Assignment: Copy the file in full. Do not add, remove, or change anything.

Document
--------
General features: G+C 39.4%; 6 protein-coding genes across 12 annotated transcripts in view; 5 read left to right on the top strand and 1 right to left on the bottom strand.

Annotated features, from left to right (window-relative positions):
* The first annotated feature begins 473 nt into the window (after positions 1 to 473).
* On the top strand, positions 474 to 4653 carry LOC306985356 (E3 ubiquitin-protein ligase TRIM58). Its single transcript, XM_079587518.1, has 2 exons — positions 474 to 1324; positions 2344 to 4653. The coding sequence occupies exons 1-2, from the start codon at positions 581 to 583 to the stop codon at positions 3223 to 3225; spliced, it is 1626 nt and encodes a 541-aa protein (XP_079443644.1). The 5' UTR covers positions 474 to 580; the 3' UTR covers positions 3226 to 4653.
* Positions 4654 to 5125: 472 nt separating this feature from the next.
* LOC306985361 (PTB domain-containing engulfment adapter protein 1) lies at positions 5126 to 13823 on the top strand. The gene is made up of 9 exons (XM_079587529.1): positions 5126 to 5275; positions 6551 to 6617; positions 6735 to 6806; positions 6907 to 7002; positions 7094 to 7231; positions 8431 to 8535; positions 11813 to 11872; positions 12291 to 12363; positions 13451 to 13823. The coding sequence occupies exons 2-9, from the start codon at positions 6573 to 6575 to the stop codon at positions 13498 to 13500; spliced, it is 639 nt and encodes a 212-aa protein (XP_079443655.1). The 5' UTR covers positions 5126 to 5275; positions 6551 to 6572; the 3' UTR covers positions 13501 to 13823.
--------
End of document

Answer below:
General features: G+C 39.4%; 6 protein-coding genes across 12 annotated transcripts in view; 5 read left to right on the top strand and 1 right to left on the bottom strand.

Annotated features, from left to right (window-relative positions):
* The first annotated feature begins 473 nt into the window (after positions 1 to 473).
* On the top strand, positions 474 to 4653 carry LOC306985356 (E3 ubiquitin-protein ligase TRIM58). Its single transcript, XM_079587518.1, has 2 exons — positions 474 to 1324; positions 2344 to 4653. The coding sequence occupies exons 1-2, from the start codon at positions 581 to 583 to the stop codon at positions 3223 to 3225; spliced, it is 1626 nt and encodes a 541-aa protein (XP_079443644.1). The 5' UTR covers positions 474 to 580; the 3' UTR covers positions 3226 to 4653.
* Positions 4654 to 5125: 472 nt separating this feature from the next.
* LOC306985361 (PTB domain-containing engulfment adapter protein 1) lies at positions 5126 to 13823 on the top strand. The gene is made up of 9 exons (XM_079587529.1): positions 5126 to 5275; positions 6551 to 6617; positions 6735 to 6806; positions 6907 to 7002; positions 7094 to 7231; positions 8431 to 8535; positions 11813 to 11872; positions 12291 to 12363; positions 13451 to 13823. The coding sequence occupies exons 2-9, from the start codon at positions 6573 to 6575 to the stop codon at positions 13498 to 13500; spliced, it is 639 nt and encodes a 212-aa protein (XP_079443655.1). The 5' UTR covers positions 5126 to 5275; positions 6551 to 6572; the 3' UTR covers positions 13501 to 13823.